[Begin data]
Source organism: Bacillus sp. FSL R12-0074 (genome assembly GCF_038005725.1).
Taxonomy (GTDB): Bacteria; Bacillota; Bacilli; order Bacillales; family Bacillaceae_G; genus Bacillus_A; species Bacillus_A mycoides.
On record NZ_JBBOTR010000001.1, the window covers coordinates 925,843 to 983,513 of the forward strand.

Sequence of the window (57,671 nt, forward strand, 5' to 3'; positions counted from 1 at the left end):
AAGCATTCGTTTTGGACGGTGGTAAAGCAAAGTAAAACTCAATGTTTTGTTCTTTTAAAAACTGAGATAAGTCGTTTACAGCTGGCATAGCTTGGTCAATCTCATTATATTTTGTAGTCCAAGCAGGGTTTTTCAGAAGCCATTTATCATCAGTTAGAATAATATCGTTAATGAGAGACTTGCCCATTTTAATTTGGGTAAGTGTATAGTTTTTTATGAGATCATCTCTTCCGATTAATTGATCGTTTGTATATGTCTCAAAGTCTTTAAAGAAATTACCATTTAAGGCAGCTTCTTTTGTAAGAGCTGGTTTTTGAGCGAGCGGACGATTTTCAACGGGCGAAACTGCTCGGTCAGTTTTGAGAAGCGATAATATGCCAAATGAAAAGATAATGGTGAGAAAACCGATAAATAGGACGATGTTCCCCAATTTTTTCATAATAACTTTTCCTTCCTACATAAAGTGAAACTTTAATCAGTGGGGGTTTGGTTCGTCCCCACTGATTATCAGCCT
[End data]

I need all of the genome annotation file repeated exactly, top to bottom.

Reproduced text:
Source organism: Bacillus sp. FSL R12-0074 (genome assembly GCF_038005725.1).
Taxonomy (GTDB): Bacteria; Bacillota; Bacilli; order Bacillales; family Bacillaceae_G; genus Bacillus_A; species Bacillus_A mycoides.
On record NZ_JBBOTR010000001.1, the window covers coordinates 925,843 to 983,513 of the forward strand.

Sequence of the window (57,671 nt, forward strand, 5' to 3'; positions counted from 1 at the left end):
AAGCATTCGTTTTGGACGGTGGTAAAGCAAAGTAAAACTCAATGTTTTGTTCTTTTAAAAACTGAGATAAGTCGTTTACAGCTGGCATAGCTTGGTCAATCTCATTATATTTTGTAGTCCAAGCAGGGTTTTTCAGAAGCCATTTATCATCAGTTAGAATAATATCGTTAATGAGAGACTTGCCCATTTTAATTTGGGTAAGTGTATAGTTTTTTATGAGATCATCTCTTCCGATTAATTGATCGTTTGTATATGTCTCAAAGTCTTTAAAGAAATTACCATTTAAGGCAGCTTCTTTTGTAAGAGCTGGTTTTTGAGCGAGCGGACGATTTTCAACGGGCGAAACTGCTCGGTCAGTTTTGAGAAGCGATAATATGCCAAATGAAAAGATAATGGTGAGAAAACCGATAAATAGGACGATGTTCCCCAATTTTTTCATAATAACTTTTCCTTCCTACATAAAGTGAAACTTTAATCAGTGGGGGTTTGGTTCGTCCCCACTGATTATCAGCCT